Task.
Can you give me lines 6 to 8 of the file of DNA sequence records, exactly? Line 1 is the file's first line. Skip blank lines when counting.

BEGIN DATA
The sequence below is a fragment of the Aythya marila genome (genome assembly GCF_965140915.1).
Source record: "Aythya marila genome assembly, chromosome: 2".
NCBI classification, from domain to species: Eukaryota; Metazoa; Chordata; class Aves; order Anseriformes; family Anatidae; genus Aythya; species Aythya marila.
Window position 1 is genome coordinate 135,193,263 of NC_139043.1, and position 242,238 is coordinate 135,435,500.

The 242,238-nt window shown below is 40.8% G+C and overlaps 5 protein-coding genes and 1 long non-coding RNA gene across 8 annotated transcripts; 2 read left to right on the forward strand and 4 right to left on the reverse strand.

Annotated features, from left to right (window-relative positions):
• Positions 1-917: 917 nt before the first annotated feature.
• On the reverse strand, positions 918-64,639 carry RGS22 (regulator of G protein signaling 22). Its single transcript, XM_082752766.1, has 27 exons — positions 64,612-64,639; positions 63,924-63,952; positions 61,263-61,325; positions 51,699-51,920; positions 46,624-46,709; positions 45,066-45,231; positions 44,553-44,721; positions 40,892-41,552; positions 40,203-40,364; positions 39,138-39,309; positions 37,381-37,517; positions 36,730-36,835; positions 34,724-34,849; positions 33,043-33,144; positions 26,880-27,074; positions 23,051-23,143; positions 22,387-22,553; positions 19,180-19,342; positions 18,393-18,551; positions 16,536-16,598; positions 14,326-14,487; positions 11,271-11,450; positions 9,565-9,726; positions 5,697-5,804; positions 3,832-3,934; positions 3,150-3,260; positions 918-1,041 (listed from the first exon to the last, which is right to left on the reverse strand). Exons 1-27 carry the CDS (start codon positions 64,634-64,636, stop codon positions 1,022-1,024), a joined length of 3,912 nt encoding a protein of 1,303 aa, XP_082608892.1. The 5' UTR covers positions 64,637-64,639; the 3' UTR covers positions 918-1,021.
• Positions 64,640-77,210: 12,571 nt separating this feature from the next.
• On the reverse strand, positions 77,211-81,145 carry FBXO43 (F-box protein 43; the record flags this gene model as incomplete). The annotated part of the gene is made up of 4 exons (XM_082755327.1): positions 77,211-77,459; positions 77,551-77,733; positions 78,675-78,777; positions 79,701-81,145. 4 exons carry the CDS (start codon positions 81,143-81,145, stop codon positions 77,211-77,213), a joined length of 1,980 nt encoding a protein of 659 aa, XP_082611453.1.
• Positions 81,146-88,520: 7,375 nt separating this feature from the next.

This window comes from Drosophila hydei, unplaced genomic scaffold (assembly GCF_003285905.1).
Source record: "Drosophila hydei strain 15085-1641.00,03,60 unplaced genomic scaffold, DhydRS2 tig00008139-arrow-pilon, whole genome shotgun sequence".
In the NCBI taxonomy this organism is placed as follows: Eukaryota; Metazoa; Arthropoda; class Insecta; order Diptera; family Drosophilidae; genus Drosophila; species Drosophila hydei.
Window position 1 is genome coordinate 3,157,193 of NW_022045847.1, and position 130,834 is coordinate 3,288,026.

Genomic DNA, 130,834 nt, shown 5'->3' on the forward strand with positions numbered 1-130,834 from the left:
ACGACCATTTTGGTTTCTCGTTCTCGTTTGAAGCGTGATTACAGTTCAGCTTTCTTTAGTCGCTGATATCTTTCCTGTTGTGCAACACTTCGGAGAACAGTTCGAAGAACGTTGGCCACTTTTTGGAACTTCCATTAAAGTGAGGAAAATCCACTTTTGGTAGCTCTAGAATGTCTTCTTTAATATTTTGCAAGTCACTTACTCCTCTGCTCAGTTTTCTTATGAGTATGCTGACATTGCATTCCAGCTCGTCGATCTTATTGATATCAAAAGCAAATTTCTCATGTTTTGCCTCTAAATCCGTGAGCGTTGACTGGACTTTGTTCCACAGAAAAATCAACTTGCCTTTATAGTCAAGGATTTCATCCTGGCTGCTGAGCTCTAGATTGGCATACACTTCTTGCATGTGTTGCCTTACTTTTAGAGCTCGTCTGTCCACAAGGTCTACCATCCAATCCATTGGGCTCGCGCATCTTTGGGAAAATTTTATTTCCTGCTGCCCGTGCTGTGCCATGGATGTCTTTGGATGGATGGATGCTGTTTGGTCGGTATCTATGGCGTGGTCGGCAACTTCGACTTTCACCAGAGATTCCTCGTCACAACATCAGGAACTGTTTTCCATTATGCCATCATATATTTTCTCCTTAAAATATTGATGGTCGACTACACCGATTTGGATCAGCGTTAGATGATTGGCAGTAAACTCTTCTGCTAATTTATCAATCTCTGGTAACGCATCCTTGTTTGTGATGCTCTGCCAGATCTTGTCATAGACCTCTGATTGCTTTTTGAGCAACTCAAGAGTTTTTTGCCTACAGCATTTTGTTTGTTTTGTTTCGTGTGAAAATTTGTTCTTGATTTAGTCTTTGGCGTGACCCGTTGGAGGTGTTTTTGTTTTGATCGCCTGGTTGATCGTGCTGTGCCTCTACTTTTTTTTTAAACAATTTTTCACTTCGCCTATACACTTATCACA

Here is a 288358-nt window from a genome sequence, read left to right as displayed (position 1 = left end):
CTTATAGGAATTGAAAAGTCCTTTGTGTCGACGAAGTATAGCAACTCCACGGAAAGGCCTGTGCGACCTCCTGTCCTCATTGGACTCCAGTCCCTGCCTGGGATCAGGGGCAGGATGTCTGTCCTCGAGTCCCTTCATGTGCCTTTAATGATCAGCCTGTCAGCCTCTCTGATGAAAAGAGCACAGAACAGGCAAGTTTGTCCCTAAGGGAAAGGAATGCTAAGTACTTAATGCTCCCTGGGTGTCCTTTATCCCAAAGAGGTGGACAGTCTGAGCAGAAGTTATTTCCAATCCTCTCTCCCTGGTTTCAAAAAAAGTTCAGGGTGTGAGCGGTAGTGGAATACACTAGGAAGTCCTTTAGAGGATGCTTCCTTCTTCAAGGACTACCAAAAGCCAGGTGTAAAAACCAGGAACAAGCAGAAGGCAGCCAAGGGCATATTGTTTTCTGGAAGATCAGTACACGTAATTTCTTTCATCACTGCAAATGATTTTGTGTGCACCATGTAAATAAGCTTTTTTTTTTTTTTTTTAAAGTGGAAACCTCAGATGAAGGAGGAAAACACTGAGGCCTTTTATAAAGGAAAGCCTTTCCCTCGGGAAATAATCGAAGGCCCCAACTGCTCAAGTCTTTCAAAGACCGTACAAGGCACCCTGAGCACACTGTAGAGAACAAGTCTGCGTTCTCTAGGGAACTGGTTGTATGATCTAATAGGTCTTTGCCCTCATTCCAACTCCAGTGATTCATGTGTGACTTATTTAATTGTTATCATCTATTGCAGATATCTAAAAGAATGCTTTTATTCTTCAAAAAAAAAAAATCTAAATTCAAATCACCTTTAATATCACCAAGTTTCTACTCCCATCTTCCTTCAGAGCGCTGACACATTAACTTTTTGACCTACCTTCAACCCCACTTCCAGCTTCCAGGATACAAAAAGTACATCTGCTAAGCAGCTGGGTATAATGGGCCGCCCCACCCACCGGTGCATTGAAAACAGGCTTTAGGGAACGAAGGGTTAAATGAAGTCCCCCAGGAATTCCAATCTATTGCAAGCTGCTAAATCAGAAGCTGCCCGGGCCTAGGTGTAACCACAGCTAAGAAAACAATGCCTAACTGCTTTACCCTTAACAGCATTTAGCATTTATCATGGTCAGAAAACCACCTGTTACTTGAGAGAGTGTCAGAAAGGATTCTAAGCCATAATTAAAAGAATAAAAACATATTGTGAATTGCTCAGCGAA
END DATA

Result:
Annotated features, from left to right (window-relative positions):
• Positions 1-917: 917 nt before the first annotated feature.
• On the reverse strand, positions 918-64,639 carry RGS22 (regulator of G protein signaling 22). Its single transcript, XM_082752766.1, has 27 exons — positions 64,612-64,639; positions 63,924-63,952; positions 61,263-61,325; positions 51,699-51,920; positions 46,624-46,709; positions 45,066-45,231; positions 44,553-44,721; positions 40,892-41,552; positions 40,203-40,364; positions 39,138-39,309; positions 37,381-37,517; positions 36,730-36,835; positions 34,724-34,849; positions 33,043-33,144; positions 26,880-27,074; positions 23,051-23,143; positions 22,387-22,553; positions 19,180-19,342; positions 18,393-18,551; positions 16,536-16,598; positions 14,326-14,487; positions 11,271-11,450; positions 9,565-9,726; positions 5,697-5,804; positions 3,832-3,934; positions 3,150-3,260; positions 918-1,041 (listed from the first exon to the last, which is right to left on the reverse strand). Exons 1-27 carry the CDS (start codon positions 64,634-64,636, stop codon positions 1,022-1,024), a joined length of 3,912 nt encoding a protein of 1,303 aa, XP_082608892.1. The 5' UTR covers positions 64,637-64,639; the 3' UTR covers positions 918-1,021.